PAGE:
For the first time in roughly a decade, Congress is allowing the Air Force to retire some of its A-10 Thunderbolt II attack aircraft, which have saved the lives of countless troops on the ground but are just not designed to survive against modern Chinese and Russian air defenses.
The fiscal year 2023 National Defense Authorization Act would allow the Air Force to mothball 21 of its fleet of 281 venerable A-10 ‘Warthog’ aircraft, marking the first time in roughly a decade that lawmakers have not intervened to prevent the Air Force from retiring any A-10s.
Most recently the Air Force proposed getting rid of 42 A-10s as part of its fiscal 2022 budget, but Congress forbade the service from retiring any of its Warthogs. This drama has played out many times in recent years. Lawmakers stopped the Air Force’s attempts to divest its entire A-10 fleet during the 2015, 2016, and 2017 budget cycles, and Congress also blocked the Air Force’s effort to retire some of the aircraft in 2021 and 2022, Politico previously reported.
It has been more than 10 years since the size of the service’s A-10 fleet decreased, according to the Air Force Association’s Mitchell Institute for Aerospace Studies think tank, which published a 2018 report that looked at inventories of each aircraft.
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While there was a brief drop in the number of A-10s between fiscals 2009 and 2010, the lasting decreases in the Air Force’s inventory of A-10s began two years later when the number of planes fell from 346 to 283 between fiscals 2012 and 2015, the report shows.
The A-10 has survived numerous attempts to mothball the aircraft over the years. In 1984, the year production of A-10s stopped, the Air Force had already started to consider whether to retire its fleet of Warthogs due to concerns that the planes could not survive against Soviet air defenses, a 2015 Congressional Research Service report found.
Retired Air Force Gen. Merrill McPeak later tried to provide the service’s entire A-10 fleet to the Army in exchange for Patriot missile batteries when he served as Air Force chief of staff between 1990 and 1994, but nothing came to fruition, McPeak told Task & Purpose on Monday.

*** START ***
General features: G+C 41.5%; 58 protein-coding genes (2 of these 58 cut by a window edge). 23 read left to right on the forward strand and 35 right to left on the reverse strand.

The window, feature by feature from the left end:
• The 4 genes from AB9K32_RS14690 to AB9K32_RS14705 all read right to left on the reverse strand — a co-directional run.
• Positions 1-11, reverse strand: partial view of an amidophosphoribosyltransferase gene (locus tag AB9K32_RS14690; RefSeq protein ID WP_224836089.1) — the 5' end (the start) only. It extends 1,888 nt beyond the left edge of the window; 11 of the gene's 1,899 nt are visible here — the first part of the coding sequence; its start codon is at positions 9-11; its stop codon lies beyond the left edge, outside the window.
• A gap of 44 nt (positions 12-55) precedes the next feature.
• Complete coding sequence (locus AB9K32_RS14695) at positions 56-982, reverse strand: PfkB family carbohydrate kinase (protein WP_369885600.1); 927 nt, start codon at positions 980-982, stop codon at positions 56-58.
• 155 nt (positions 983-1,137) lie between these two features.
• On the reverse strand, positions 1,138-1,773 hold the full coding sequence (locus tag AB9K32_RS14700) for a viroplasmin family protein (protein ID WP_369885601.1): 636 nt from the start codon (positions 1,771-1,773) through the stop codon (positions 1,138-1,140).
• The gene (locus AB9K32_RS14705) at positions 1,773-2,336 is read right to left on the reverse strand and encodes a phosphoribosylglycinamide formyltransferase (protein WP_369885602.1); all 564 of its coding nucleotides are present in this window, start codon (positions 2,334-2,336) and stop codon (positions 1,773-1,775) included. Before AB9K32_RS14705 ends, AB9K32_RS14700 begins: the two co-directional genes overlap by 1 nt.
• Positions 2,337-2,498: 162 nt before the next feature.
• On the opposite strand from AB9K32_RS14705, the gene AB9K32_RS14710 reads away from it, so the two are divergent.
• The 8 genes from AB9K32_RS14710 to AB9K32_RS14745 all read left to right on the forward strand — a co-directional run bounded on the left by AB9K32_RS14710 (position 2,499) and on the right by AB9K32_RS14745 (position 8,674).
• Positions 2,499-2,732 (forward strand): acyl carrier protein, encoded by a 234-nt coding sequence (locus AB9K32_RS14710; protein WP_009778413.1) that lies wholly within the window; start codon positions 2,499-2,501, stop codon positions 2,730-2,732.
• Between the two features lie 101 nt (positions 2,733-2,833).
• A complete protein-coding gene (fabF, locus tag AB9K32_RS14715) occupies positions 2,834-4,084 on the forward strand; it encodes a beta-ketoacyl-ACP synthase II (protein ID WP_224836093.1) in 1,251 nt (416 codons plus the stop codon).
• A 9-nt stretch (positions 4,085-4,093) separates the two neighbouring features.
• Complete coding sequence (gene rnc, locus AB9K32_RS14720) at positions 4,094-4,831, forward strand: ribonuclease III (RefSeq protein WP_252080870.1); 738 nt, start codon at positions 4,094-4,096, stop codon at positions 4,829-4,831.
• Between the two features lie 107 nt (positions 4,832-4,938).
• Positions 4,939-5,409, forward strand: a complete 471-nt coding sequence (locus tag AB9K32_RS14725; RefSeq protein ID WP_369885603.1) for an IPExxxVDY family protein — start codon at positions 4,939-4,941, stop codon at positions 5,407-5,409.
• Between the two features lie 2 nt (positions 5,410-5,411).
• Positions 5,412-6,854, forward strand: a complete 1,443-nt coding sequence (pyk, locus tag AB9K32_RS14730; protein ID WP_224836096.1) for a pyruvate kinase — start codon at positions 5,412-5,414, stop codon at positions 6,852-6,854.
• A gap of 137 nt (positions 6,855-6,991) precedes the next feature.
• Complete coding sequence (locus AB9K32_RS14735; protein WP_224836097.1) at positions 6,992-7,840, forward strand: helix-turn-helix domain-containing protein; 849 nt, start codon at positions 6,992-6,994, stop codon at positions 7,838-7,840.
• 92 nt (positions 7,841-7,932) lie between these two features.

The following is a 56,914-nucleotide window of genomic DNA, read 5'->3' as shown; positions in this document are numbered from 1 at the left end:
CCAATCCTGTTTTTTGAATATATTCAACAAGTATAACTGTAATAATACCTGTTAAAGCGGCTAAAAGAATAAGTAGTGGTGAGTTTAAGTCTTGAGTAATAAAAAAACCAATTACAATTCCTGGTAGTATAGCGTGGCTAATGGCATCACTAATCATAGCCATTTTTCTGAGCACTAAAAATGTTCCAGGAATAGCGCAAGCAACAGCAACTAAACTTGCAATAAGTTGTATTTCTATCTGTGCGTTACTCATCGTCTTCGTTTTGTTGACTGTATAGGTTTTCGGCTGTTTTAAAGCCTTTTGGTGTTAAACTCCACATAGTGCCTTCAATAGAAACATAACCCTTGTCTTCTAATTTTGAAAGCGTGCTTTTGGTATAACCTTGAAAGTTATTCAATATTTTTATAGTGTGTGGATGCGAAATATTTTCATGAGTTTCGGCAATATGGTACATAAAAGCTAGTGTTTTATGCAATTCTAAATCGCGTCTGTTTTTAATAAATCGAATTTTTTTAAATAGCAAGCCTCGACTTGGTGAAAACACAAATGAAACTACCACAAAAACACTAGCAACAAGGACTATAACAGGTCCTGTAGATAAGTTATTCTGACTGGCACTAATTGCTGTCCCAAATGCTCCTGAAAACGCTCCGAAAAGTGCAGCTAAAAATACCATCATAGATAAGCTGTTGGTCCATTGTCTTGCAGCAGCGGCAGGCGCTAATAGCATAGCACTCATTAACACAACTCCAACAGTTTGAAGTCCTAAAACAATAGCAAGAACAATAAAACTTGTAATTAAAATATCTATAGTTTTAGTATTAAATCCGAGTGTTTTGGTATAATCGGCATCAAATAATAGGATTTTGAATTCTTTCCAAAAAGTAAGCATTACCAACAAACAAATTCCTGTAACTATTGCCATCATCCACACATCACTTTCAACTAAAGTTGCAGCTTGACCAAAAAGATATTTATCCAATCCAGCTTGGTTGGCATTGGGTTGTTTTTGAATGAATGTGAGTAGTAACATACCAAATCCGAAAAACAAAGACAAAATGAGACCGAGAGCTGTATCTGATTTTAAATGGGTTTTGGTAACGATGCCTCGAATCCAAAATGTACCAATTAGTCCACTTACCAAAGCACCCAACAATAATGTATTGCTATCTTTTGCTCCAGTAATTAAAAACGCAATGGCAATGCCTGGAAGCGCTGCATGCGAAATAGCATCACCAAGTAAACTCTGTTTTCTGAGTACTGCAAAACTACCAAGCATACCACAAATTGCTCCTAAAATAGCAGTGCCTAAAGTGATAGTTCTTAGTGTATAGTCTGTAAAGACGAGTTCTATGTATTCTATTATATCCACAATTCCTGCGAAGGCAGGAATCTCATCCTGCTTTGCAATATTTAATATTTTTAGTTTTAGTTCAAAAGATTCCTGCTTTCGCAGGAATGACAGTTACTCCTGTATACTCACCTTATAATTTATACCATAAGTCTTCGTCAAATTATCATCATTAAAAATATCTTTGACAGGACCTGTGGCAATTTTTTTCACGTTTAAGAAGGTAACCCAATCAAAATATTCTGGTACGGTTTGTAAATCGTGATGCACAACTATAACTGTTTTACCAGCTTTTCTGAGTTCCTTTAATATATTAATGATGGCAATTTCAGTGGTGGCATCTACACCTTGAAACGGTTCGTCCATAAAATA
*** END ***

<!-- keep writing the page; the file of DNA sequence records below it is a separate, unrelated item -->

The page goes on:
During the Gulf War and subsequent wars in Iraq and Afghanistan, the A-10 gained a reputation as a fearsome tank buster and a lifesaver for U.S. troops at risk of being overrun by enemy forces. Numerous videos are circulating online of A-10s making “danger close” gun runs to protect American troops in Afghanistan, and many service members have cheered the beloved sound of the A-10’s 30mm GAU-8/A Avenger gun firing: “BRRRT!”
A-10 advocates argue that more modern Air Force aircraft such as the F-35 cannot provide the same level of close air support to troops on the ground as the Warthog.
“As someone who has flown close air support in combat, I know that the A-10 is unmatched in carrying out its mission and provides an invaluable capability to protect American service members on the ground,” Sen. Mark Kelly (D-Ariz.), who represents the airmen and families assigned to A-10-heavy Davis-Monthan Air Force Base, told Task & Purpose in 2021.
“Removing A-10s from the fleet when there is not another aircraft capable of performing this mission takes a vital tool away from our military and is the wrong step for our national security.”
However, the U.S. military is currently preparing to fight China and Russia, which have much more advanced weaponry than the Taliban and Iraqi insurgents. It has also proved expensive for the Air Force to maintain the older A-10s: With its efforts to retire the A-10 fleet stymied by Congress, the Air Force has invested $880 million to keep the aircraft flying into the next decade.
The debate over whether to finally retire the A-10 has been particularly personal inside the Air Force. Maj. Gen. James Post III, then vice commander of Air Combat Command, was reprimanded in 2015 after telling airmen that efforts to block the service’s attempts to divest A-10s were tantamount to “treason.”
It is unclear whether Russia’s invasion of Ukraine, which has shown how vital a robust air defense is to protect against enemy airstrikes and missile attacks, may have shifted the position of some in Congress who were hesitant to allow the Air Force to retire A-10s.
The House has already passed the fiscal year 2023 NDAA which is expected to go to the Senate this week before eventually heading to President Joe Biden’s desk to be signed into law.
Retired Air Force Lt. Gen. David Deptula, dean of The Mitchell Institute, praised lawmakers for allowing the Air Force to finally divest some A-10s, which will allow the service to train more maintainers for the F-35 and other newer aircraft.
“The fact of the matter is that the A-10 has been a magnificent airplane in the over 50 years that it’s been around,” Deptula told Task & Purpose on Monday. “But, when you look at the decline in the force structure of the Air Force and the demands of our National Security Strategy to increasing threats that are opposed against the United States, we need to move on beyond the old capabilities that have been useful in permissive airspace but will not be very useful in contested airspace.”
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